For example, very little is mentioned of the Tanzimat Reforms, an attempt in the early 19th century by the Turks to modernize and industrialize along the lines of Europe after the Enlightenment. Similarly, Palmer would have been better served to disucss the role that the "Great Powers" of Europe played in simultaneously propping the Ottoman Empire up (as a balwark against the Russians) while assisting in tearing it down (by supporting the emergence of Balkan nation states.) to a greater degree.
I enjoyed _The Decline and Fall of the Ottoman Empire_, but it did not do the subject matter justice.
3 internautes sur 3 ont trouvé ce commentaire utile 
4.0 étoiles sur 5 Great overview 1 janvier 2013
Par Anerio V. Altman, Esq. - Publié sur Amazon.com
This is a great overview of Ottoman history from the apex of its power until its final dissolution in 1920. It is a very "top down" history, insofar as the author focuses on the sultanate rather than going into the life of the average ottoman citizen, which is unfortunate, but as far as the illustration of those factors that kept the Ottomans going after all their contemporaries had faded into history it was great.
10 internautes sur 13 ont trouvé ce commentaire utile 
2.0 étoiles sur 5 Factually accurate, but as dull as dishwater 28 août 1998
Par Un client - Publié sur Amazon.com
Format:Relié
Palmer's scholarship is immaculate, but this is one of the dullest books I've ever read. Let's hope that history professors overlook this book; it's the type of work that by itself could turn a student away from the study of history.
2 internautes sur 2 ont trouvé ce commentaire utile 
3.0 étoiles sur 5 Interesting, but a bit of a blur 23 juin 2012
Par Tom M. - Publié sur Amazon.com
Format:Relié
This book covers approximately 475 years of the history of the Ottoman Empire in 300 pages. As such, I found it to be interesting, but dry and a bit of a blur. There were just too many Sultans and other characters, crammed into too small a space, with the result that the overall picture was very indistinct. I got the feeling that a 30-page chapter in a history book could have summarized the material and presented it a clearer manner. Alternatively, if the book were expanded to several thousand pages, or perhaps broken into several books, the result would also have been clearer. The inclusion of so much material left little room to discuss critical events. Important events like the Crimean War are presented in a few pages, others like WWI were presented in a little bit more but still too few to get a firm grasp on what was going on, which is a shame because the book makes it clear that much of the 20th century history of the Middle East and the Balkans was determined by the events discussed in this book. While somewhat of a blur, the book does describe many reasons for the fall of the Ottoman Empire, namely:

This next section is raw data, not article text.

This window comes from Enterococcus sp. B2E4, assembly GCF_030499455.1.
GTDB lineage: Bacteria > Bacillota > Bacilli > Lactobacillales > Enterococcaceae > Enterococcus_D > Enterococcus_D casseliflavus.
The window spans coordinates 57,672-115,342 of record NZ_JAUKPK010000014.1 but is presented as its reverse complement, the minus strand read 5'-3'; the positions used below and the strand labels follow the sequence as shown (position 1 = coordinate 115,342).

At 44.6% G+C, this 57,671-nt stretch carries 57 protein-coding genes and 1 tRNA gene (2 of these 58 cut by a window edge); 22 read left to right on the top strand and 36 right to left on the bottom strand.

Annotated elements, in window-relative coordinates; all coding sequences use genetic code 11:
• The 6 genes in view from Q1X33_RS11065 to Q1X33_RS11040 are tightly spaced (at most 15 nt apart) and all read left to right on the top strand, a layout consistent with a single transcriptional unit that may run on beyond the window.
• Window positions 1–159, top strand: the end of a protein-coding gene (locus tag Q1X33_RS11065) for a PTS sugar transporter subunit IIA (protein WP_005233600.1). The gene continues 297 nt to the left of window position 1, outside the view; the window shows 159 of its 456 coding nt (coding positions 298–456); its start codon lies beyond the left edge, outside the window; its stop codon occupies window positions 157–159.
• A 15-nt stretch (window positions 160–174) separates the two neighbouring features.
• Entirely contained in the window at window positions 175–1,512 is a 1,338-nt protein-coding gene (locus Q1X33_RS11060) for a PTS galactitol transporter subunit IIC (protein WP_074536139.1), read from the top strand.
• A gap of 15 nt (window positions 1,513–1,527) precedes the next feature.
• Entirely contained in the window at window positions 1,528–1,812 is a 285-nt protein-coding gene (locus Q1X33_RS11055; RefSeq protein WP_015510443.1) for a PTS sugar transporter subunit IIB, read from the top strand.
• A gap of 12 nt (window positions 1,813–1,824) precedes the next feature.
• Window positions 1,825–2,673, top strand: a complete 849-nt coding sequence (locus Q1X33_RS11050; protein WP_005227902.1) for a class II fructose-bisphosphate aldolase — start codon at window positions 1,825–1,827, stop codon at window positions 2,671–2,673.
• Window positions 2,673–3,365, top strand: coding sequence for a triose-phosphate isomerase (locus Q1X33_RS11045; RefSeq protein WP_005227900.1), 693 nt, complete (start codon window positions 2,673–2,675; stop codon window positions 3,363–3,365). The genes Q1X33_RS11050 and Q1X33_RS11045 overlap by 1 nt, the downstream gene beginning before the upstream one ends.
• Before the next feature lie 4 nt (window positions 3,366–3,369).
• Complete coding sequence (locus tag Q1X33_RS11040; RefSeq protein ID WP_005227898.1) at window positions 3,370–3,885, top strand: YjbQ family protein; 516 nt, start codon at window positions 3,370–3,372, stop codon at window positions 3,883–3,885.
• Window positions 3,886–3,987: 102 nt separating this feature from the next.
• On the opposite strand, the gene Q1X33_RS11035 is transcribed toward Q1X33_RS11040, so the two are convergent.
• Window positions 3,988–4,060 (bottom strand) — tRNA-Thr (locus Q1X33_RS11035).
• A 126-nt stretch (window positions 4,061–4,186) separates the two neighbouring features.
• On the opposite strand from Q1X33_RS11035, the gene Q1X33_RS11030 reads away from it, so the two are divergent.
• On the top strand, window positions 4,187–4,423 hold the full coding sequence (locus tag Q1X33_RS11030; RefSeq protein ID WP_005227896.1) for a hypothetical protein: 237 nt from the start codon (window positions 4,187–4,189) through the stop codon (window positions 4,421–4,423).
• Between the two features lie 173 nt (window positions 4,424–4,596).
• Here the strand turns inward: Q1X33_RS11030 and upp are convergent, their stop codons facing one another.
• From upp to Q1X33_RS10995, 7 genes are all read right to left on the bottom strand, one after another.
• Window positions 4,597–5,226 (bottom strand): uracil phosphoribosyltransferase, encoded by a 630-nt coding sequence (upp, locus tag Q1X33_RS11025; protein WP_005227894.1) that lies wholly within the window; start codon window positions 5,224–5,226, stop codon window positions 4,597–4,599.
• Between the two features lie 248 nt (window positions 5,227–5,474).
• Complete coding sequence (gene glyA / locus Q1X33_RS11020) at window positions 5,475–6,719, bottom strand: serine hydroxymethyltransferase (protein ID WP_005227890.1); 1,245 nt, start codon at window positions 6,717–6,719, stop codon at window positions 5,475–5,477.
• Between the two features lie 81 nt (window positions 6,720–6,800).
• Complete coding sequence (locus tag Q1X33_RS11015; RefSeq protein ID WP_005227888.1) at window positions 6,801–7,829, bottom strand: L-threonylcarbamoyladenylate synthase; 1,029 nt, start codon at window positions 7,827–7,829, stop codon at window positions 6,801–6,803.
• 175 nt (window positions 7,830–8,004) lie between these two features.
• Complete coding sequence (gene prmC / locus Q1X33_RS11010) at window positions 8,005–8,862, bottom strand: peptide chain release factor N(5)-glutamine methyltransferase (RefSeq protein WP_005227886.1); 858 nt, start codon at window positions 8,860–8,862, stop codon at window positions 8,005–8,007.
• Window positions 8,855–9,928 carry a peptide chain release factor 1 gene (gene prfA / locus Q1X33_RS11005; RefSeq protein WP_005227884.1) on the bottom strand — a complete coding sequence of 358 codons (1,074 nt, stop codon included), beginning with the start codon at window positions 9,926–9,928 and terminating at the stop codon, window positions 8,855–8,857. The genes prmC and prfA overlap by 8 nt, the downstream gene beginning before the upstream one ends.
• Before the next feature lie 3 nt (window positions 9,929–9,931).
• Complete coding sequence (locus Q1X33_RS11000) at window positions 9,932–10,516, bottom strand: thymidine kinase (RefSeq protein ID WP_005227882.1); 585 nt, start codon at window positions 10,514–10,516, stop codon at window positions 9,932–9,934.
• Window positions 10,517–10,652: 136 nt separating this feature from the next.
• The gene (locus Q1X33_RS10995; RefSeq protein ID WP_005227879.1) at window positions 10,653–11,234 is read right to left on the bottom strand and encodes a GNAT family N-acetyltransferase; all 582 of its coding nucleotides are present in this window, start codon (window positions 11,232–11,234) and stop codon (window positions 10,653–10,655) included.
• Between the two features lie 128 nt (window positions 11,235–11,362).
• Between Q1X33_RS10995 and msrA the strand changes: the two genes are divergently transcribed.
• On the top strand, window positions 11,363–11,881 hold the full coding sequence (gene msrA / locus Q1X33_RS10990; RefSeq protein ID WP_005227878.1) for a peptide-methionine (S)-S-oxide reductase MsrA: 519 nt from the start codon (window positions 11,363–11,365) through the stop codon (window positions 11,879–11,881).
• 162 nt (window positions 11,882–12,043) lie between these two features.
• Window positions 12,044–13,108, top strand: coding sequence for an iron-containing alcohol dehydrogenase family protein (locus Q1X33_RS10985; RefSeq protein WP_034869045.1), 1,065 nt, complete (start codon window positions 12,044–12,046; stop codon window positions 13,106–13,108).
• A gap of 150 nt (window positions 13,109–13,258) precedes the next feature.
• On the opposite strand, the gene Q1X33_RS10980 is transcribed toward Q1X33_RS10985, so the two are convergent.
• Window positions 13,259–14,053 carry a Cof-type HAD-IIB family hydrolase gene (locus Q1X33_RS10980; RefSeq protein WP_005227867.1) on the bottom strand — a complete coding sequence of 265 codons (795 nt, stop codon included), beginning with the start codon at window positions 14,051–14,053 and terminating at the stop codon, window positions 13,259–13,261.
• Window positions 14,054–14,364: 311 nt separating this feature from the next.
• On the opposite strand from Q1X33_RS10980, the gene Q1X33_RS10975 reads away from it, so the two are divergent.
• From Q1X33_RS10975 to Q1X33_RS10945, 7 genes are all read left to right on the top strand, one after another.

1) While many Sultans tried to modernize the empire, the strong opposition to modernization doomed their reforms and ultimately the empire itself.
2) A number of independent power centers, primarily that in Egypt, developed at the expense of a centralized empire, which led to a fragmentation of the empire.
3) The author cites various experts that ascribed the fall to the Empire's thrust into Europe, which weakened the empire and prevented a focus on Anatolia and the Moslem lands of Arabia.

I can only recommend this book to those who are somewhat familiar with the history of the Turkey and the Balkans. Others, like myself, are apt to find the book hard to follow, and a case of too much material presented in too few pages. The book might also be useful as a reference as it has a useful index, a list of Sultans, and glossary. It has three maps, but no photographs.